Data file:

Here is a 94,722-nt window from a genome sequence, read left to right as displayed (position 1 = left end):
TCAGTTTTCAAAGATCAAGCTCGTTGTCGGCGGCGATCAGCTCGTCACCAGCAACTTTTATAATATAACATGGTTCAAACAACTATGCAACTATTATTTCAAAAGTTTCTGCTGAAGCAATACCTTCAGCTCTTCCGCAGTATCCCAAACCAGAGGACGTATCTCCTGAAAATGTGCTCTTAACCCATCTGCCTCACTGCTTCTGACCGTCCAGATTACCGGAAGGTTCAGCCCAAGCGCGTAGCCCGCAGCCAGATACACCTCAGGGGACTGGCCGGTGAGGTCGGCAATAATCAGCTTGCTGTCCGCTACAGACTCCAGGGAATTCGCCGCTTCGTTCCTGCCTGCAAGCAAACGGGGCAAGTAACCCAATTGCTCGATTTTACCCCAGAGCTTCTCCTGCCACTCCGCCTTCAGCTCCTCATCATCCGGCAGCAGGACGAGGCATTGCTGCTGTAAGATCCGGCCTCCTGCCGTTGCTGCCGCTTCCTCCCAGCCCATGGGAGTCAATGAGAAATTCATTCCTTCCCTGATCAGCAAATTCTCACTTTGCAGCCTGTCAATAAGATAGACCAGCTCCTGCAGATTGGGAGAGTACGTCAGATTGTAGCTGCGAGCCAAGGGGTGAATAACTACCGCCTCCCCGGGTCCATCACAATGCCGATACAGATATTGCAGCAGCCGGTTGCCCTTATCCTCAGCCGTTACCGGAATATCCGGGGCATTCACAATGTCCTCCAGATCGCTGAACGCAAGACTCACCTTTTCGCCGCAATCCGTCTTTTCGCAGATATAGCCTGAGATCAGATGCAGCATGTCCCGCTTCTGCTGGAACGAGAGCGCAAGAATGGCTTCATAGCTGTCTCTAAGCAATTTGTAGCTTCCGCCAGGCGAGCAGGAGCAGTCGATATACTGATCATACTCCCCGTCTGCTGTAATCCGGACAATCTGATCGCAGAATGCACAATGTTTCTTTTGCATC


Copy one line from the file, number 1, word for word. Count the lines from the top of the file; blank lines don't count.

Here is a 94,722-nt window from a genome sequence, read left to right as displayed (position 1 = left end):